When is an Epidural Injection Appropriate for Back Pain?

Epidural InjectionTreatment

Learn which back problems can benefit from epidural treatment.

If you hear the word “epidural” and think of pain relief for women giving birth, think a bit bigger:

Epidural steroid injections have been a tried-and-true treatment for chronic back pain since the early 1950s, according to Endoscopic Spine Surgeon Kaixuan Liu MD, PhD., founder, and medical director of Atlantic Spine Center.

One of the most prevalent procedures doctors perform for low back pain, epidural injections are done about 9 million times each year, Dr. Liu explains. This important option is high on the list of effective treatments for those with chronic back or neck pain, which also includes exercise, physical therapy and medications.

What Is an Epidural Steroid Injection?

An epidural steroid injection (ESI) is a medical procedure in which a corticosteroid medication is injected into the epidural space, which is the area around the spinal cord and the nerves that exit it. This type of injection is typically used to reduce inflammation and pain in the spinal region, including the lower back, neck, and legs.

Delivered to the epidural space in the spine, each epidural injection blends two substances: a local anesthetic, which interrupts pain signals from the spinal area; and a long-lasting steroid to reduce inflammation and irritation in the region it’s injected.

“It takes only minutes to do, but an epidural steroid injection can relieve lingering back or neck pain lasting months or longer,” Dr. Liu says. “It’s well worth the small investment of time involved.”

What Back Conditions Can Benefit from Injections?

A long list of back problems can benefit from epidural injections, Dr. Liu notes. What do they all have in common? “In general, these conditions squeeze or irritate nerves radiating from the spine,” he says.

They include:

  • Sciatica, pain radiating down one or both legs from the lower back
  • Herniated discs in the lumbar (lower back) area, where the soft center of a disc pushes through its hard shell and into nerves in the spinal canal
  • Spinal stenosis, a narrowing of the spinal canal that pinches nerves in the spinal cord
  • Degenerative disc disease, where a collapsed disc space presses on nerves
  • Compression fractures, when one or many bones in the spine weaken and break
  • Cysts in spine joints or nerve roots
  • Annular tears, where tears form in a disc’s outer layer

Since this list of back conditions affects many thousands of patients each year, epidural injections are an option for a large proportion of back and neck pain patients, Dr. Liu says. “These injections not only can provide quick relief on their own, but they also promote exercise, stretching and other activities that help patients improve even more,” he adds.

How Epidural Injections Are Given?

You might be wondering just how an epidural for back pain is given. No trepidation is needed, Dr. Liu says, since the process is simple and quick. First, you lay on your belly on an X-ray table. The skin closest to the injection site will be swabbed with an anesthetic to numb the area.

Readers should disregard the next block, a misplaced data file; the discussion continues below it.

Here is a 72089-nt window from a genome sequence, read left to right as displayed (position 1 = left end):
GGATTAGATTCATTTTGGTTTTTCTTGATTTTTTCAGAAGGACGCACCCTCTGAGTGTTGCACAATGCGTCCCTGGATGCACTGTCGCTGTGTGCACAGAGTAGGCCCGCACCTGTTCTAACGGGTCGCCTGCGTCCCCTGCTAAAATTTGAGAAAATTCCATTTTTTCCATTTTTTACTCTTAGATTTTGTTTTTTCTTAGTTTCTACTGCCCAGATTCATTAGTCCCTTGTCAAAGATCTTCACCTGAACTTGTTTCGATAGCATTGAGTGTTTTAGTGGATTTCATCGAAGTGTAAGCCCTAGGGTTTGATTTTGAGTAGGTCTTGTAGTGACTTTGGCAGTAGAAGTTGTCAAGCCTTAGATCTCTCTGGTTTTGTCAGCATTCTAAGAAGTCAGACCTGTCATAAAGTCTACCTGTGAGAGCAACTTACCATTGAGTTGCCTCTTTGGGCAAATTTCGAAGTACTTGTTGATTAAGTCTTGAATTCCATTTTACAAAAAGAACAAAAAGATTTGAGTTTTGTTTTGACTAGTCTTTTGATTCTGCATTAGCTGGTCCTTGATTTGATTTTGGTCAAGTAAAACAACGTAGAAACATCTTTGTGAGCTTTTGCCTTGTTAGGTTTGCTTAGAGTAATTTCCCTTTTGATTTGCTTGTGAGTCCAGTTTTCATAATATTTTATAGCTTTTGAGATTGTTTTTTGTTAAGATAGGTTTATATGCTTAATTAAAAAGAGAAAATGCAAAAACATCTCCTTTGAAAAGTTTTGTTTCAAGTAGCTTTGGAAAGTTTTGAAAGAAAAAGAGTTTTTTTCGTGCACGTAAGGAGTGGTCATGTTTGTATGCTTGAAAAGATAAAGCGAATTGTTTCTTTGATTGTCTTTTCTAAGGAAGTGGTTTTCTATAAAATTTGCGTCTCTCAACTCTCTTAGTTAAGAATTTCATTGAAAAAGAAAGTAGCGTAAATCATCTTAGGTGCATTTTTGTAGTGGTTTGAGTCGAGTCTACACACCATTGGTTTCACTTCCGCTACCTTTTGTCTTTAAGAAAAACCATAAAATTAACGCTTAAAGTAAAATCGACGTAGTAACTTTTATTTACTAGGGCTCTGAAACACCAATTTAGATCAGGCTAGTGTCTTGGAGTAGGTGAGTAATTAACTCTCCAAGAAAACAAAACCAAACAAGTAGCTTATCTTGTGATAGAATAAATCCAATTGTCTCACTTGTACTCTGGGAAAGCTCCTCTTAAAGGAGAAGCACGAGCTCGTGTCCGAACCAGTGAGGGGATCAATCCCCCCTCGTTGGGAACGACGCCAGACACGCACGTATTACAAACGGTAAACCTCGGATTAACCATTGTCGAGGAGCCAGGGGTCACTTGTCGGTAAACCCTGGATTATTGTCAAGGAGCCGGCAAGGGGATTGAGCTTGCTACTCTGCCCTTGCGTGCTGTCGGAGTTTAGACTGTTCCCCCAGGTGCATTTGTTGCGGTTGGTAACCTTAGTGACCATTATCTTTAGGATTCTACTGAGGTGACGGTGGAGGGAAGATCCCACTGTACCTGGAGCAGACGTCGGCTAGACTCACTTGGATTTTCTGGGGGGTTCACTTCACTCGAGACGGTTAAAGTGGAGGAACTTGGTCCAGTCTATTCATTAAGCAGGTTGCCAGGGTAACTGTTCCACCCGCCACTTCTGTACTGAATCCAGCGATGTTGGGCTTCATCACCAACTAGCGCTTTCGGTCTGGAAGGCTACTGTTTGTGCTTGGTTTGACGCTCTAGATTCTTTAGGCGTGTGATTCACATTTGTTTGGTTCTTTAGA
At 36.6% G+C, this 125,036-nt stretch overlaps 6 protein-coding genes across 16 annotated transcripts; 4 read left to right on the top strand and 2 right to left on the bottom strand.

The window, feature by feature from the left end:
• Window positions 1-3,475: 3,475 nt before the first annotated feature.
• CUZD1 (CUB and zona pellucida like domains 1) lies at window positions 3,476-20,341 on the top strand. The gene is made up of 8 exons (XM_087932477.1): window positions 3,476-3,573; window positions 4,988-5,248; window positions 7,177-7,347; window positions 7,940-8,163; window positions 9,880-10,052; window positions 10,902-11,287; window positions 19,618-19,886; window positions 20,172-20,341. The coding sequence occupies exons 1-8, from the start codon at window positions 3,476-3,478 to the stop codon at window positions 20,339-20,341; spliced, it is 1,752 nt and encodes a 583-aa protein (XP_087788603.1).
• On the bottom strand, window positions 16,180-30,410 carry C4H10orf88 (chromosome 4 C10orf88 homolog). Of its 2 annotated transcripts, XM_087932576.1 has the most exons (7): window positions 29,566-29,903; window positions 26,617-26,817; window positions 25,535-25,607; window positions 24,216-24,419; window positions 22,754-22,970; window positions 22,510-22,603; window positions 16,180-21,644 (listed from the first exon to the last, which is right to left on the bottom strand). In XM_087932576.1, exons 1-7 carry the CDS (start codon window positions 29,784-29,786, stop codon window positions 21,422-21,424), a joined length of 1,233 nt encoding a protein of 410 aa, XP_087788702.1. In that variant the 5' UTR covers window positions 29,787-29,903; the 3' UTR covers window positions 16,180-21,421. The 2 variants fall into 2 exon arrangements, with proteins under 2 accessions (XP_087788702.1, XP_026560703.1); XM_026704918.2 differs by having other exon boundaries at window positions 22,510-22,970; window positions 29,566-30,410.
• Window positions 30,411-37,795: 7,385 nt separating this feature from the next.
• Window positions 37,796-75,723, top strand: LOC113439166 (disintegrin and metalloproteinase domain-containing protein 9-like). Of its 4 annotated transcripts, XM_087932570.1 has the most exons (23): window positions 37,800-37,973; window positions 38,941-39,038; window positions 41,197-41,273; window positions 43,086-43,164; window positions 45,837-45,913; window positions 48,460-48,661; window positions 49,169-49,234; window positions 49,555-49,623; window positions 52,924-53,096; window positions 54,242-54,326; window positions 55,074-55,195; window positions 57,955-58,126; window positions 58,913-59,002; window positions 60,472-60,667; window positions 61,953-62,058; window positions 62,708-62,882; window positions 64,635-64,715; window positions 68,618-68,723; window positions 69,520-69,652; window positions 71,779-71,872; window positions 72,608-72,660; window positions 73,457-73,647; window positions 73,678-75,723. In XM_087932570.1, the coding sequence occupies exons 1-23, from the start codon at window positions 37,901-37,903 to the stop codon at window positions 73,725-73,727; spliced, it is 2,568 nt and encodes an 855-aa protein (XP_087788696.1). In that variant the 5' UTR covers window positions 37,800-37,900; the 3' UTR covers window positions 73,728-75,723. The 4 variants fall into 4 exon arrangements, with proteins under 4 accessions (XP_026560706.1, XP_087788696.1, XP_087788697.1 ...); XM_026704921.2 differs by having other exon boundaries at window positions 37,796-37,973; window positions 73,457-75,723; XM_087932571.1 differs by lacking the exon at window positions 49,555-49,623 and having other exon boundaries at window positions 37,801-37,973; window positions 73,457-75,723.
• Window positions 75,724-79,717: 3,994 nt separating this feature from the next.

Using fluoroscopy, a “live X-ray” technique, to view the area surrounding your spine, your doctor injects the steroid mixture into the epidural space near where your pain originates. Within 30 minutes – part of which will be used to monitor you after the injection – you can go home, Dr. Liu explains.

You’ll be encouraged to rest for the remainder of the day, but can resume normal movements and activities the following day. Depending on your results, you may benefit from repeating the injection several weeks later, Dr. Liu says, while three epidural injections are generally considered reasonable within six months.

Epidural Steroid Injection Risks

The effects of lumbar epidural steroid injection may vary depending on the individual and the condition being treated. Some patients may experience immediate relief, while others may need several injections over time to achieve significant pain reduction. Common side effects of the procedure may include temporary numbness or tingling, headache, or mild discomfort at the injection site.

Epidural steroid injections are generally considered safe, but as with any medical procedure, there is a small risk of complications, including infection, bleeding, or nerve damage. Therefore, it is important to discuss the risks and benefits of an epidural steroid injection with your healthcare provider and to follow their instructions carefully both before and after the procedure.

In summary, an epidural steroid injection is a minimally invasive procedure that can provide relief from pain and inflammation in the spinal region. Proper preparation and monitoring can be a safe and effective treatment option for many patients.

“Before your doctor would ever consider invasive surgery to alleviate your back or neck pain, epidural steroid injections would be one of the key conservative treatments tried,” Dr. Liu says. “In most cases, this minimally invasive option works extremely well and makes a true difference in patients’ quality of life.”